Getting smart about sleep

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Photo courtesy of Monkey Business/Adobe Stock

By Rachael Keeney

Everyone knows it’s important to aim for eight hours of sleep every night, but often, sleep quality can be just as important as the number of hours you clock. There are several sleep-tracking apps on the market that give users insight into their sleep habits and associated side effects in hopes of creating a healthier sleep routine.

However, with so many seemingly similar sleep apps to choose from, finding the right one can be an exhausting task in and of itself. We compared and contrasted some of the popular options.

On iPhones, the Bedtime Alarm feature in the Clock app tracks how much sleep users are getting. Users can select the time they want to wake up, and the app will backtrack eight hours to determine when they should go to bed. (Users can adjust the timing if they’d prefer to sleep more or less than those eight hours.) An alarm will go off at the time you should start getting ready for bed, and another alarm will go off at the time you’ve selected to wake up. You can also select what days of the week you want to set the Bedtime alarm. There’s also a sleep section in the iPhone’s Health app, which compiles users’ sleep data by day, week, month and year.

Sleep as Android takes the technology one step further, using the device’s microphone to record snoring and sleep talking. It also helps users wake up (and stay awake) by prompting them to complete math problems and other tests.

Many sleep apps—including Sleep Better, Sleep Time, Good Morning and Pillow—offer a feature that wakes users during their lightest phase of sleep, which is important, as studies show that abruptly waking during slow-wave deep sleep (or Rapid Eye Movement sleep) can cause people to feel significantly more tired upon waking.

Runtastic’s free Sleep Better app—which is available on Android and iPhone and integrates with the iOS Health app—also lets users keep a diary with notes on dreams, moon phases and whether they had a stressful day, drank alcohol or had caffeine.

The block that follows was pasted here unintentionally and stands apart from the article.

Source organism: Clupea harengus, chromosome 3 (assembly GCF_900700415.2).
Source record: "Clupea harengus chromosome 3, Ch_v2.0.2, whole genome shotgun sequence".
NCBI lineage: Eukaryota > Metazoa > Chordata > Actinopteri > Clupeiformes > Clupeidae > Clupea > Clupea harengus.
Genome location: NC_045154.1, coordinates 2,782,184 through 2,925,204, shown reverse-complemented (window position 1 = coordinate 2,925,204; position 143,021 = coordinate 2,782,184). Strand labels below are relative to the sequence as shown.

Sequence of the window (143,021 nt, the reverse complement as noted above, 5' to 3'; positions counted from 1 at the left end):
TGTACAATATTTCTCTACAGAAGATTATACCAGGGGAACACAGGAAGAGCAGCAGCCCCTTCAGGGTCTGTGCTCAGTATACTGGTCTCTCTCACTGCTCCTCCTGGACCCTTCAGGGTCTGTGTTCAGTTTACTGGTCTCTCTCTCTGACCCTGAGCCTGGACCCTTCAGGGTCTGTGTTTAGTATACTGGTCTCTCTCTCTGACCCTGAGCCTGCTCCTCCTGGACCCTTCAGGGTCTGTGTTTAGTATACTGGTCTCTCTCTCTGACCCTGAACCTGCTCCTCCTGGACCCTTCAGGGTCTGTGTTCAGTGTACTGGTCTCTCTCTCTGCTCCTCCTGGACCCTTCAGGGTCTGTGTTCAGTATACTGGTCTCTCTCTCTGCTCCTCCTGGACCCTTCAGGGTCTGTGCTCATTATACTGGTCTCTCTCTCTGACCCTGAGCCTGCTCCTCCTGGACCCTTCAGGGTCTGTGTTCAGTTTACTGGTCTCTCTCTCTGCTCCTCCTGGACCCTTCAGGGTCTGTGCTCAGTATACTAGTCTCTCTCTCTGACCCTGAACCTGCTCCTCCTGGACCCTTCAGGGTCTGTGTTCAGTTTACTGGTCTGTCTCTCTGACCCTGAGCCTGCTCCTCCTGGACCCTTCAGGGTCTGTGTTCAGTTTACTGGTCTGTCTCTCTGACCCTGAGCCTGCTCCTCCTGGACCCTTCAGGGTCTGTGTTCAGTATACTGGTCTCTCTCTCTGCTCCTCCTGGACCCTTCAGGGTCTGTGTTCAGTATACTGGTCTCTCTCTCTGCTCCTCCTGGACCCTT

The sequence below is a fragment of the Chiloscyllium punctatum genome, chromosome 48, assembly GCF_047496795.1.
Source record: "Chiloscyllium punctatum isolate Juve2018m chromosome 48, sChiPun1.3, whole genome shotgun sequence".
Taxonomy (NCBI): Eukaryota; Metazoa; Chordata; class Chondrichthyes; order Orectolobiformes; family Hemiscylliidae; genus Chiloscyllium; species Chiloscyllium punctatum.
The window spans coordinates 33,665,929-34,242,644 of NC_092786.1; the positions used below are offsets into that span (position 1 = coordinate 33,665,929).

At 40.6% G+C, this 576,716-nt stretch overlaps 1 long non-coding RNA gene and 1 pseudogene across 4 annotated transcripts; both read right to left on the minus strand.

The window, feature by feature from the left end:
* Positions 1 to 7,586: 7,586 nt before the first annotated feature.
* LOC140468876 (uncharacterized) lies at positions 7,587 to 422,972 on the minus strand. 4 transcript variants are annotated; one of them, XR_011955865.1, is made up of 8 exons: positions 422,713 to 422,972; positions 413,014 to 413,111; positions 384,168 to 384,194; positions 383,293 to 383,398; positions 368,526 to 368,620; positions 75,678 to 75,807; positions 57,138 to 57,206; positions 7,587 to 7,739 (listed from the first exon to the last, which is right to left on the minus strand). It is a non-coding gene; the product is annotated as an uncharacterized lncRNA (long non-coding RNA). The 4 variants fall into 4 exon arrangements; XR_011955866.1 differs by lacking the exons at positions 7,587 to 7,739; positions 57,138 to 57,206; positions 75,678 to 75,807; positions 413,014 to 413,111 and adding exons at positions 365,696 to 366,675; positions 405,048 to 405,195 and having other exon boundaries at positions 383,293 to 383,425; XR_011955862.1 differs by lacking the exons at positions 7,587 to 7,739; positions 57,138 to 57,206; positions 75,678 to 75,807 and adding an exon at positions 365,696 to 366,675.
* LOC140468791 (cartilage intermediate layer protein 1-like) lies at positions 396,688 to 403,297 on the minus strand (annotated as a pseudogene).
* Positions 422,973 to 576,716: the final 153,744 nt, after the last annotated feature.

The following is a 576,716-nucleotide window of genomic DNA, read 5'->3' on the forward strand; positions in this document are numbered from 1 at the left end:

Sleep Time, which costs $2 for the premium version, lets users track what they have consumed throughout the day and offers a white noise feature.

Good Morning says hello at wake-up time and delivers a weather report. And Pillow, only available for iPhone, lets users pick a song from their iTunes library to serve as their alarm.

Finally, two of the most popular sleep apps are SleepCycle and SleepBot.

In addition to waking up users during the lightest phase of sleep, SleepCycle uses the Android or iPhone’s accelerometer sensor and microphone to track how active or inactive the user was while sleeping. This information is displayed in a graph to clearly depict the various sleep phases throughout the night, sleep quality and average sleep time. With the $1 premium version, sleep notes, online backup and trends are available. Trends show what effect caffeine, weather, air pressure and workouts have on the user’s sleep.

SleepBot also uses the Android or an iPhone’s accelerometer and microphone to track sleep movements and sounds, which the user can listen to the next morning. SleepBot also wakes its users during their lightest phase of sleep and compiles a sleep debt log, which tells users how far behind on sleep they are, how long they should nap and what their longest sleep should be. 

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